Centurion - Radio control aerobatic competition model. For .60 power.
Quote: "Using once again the basic Spectre (oz9517) layout ... I swept the wings back a little, fish shaped the fuselage to be in keeping with continental trends, and so the jet-like Centurion was born. This model incorporated retractable undercarriage, at that time a complicated extra. On this occasion, it really did fly straight off the drawing board, so well in fact that it took top honours at the 1970 British Championships, but like all good models, it eventually wore out. So two more Warriors were built with identical layouts with the exception of fuselage profiles.
I suppose my desire to build this Centurion Mark 2, with the jet-type ap-pearance inlets, outlets, etc., was that I wanted something different to look at in the air. So although as I previously stated, the development from the King Spectre to the present-day Centurion Mark 2 was a natural development in-spired only by changing trends and weather conditions. The ability for the plane to perform the aerobatic schedule was kept in mind at all times.
My own approach to the schedule is fairly basic, for example with the size of model I usually fly, a weight of around 8lb is preferable and for this a good reliable power house is essential. Believe me there is nothing worse than trying to drag a model through the aerobatic schedule in front of a set of judges and a public crowd with the engine spluttering and sagging at the top of a loop.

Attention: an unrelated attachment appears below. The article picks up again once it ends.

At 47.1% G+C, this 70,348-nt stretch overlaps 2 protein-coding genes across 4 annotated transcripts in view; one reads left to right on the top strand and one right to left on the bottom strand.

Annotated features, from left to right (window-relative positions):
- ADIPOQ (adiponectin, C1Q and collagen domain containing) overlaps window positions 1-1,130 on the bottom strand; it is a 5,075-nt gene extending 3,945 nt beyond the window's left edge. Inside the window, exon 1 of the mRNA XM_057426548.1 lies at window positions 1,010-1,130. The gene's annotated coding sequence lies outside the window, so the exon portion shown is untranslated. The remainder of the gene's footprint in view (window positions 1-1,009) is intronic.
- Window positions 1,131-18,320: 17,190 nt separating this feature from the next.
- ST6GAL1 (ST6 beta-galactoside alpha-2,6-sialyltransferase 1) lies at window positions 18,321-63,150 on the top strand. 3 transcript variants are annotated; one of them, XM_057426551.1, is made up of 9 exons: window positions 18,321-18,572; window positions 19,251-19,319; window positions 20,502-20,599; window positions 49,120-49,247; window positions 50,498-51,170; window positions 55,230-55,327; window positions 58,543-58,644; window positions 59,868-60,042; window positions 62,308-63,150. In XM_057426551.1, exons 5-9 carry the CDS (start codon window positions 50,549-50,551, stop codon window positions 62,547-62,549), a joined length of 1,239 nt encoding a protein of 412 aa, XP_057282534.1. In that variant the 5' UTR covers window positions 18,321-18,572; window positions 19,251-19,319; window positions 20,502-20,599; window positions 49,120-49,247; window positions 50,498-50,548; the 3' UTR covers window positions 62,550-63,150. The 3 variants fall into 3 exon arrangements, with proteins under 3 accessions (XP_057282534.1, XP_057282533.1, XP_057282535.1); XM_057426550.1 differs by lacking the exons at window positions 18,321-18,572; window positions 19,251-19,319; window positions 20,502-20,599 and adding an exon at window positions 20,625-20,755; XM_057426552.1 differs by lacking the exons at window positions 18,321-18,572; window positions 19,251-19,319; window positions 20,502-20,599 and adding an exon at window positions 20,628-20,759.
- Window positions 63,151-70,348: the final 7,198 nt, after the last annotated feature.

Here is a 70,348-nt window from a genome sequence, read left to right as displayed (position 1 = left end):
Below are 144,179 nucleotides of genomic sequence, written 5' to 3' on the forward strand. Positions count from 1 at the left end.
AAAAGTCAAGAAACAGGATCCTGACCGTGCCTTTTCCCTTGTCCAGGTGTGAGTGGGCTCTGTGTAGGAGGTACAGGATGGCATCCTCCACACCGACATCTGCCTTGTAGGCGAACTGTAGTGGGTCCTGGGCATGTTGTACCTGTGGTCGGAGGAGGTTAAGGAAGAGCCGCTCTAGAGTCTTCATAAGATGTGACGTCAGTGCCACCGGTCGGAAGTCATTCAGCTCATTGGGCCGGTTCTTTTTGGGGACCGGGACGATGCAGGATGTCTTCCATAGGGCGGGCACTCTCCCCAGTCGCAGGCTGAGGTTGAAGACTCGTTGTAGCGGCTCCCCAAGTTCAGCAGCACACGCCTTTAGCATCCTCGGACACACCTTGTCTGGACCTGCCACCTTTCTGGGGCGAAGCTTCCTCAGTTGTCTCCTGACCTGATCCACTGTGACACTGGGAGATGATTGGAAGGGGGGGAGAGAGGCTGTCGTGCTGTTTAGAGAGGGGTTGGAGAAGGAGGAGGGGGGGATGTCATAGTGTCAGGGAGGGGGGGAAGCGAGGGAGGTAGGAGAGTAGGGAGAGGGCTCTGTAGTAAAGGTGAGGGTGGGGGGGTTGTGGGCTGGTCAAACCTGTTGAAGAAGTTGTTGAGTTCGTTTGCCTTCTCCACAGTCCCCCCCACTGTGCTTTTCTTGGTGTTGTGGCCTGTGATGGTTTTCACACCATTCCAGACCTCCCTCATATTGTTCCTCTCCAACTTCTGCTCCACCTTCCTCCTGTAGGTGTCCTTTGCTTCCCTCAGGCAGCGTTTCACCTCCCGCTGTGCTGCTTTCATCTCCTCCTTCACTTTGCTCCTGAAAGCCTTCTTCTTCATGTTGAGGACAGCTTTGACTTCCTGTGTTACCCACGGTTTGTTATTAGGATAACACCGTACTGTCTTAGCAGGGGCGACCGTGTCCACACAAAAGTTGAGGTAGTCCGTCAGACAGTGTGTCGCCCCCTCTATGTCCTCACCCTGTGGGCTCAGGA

The first Centurions were powered by HP 61 engines, which performed very well, in fact an HP 61 went a long way to helping me win the Nationals in 1970. Recently I have been using Veco 61's with the Perry carburettor; I must admit that this engine was put in the model straight out of the box and has never been touched since, it gives rue ample power in the climb and idles for ages without cutting. Getting back to the model though, I like mine to have a neutral trim, so that the plane will not fly in a straight line for very long without needing a signal from me. All this jazz about a model flying hands off is best left to slope soarers. For obvious reasons an acrobatic model does not want to be too stable, other-wise you will find it difficult to stall and spin. But on the other hand, you do not want a vicious snappy model especially when you're stretching the landings out.
Construction is typical of aerobatic R/C models, so I don't think full details of the method is necessary but I would like to mention a few points. For those of you, like me with limited time for building, foam wings and tail are made by a number of manufacturers. I have used them now for a number of years with great satisfaction, from personal use I can recommend the ones made by True-Line, these are both light and strong (my mid-air collision proved the latter). If you wish to build your own, then I have supplied the root and tip rib templates for sandwich type construction... "
Centurion, RCM&E, April 1974.
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Article pages, thanks to RFJ.
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